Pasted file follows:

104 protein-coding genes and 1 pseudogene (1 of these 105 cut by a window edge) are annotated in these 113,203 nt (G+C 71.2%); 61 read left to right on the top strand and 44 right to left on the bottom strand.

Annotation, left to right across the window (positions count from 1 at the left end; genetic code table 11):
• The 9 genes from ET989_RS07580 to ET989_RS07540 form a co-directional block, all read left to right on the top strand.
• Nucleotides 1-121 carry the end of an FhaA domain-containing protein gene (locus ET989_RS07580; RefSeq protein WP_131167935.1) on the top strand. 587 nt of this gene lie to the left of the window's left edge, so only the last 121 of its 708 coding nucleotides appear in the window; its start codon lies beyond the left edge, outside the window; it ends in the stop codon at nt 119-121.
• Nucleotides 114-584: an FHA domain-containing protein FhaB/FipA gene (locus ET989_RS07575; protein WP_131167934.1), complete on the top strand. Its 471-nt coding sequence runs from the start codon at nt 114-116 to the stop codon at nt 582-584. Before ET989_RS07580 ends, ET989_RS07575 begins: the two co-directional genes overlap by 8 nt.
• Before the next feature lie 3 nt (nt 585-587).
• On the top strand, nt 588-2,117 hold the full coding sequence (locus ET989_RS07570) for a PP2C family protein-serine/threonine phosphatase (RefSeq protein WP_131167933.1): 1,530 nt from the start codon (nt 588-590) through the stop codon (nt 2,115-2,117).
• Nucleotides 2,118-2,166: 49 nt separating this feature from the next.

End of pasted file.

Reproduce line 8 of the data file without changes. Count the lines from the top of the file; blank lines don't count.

• Nucleotides 2,118-2,166: 49 nt separating this feature from the next.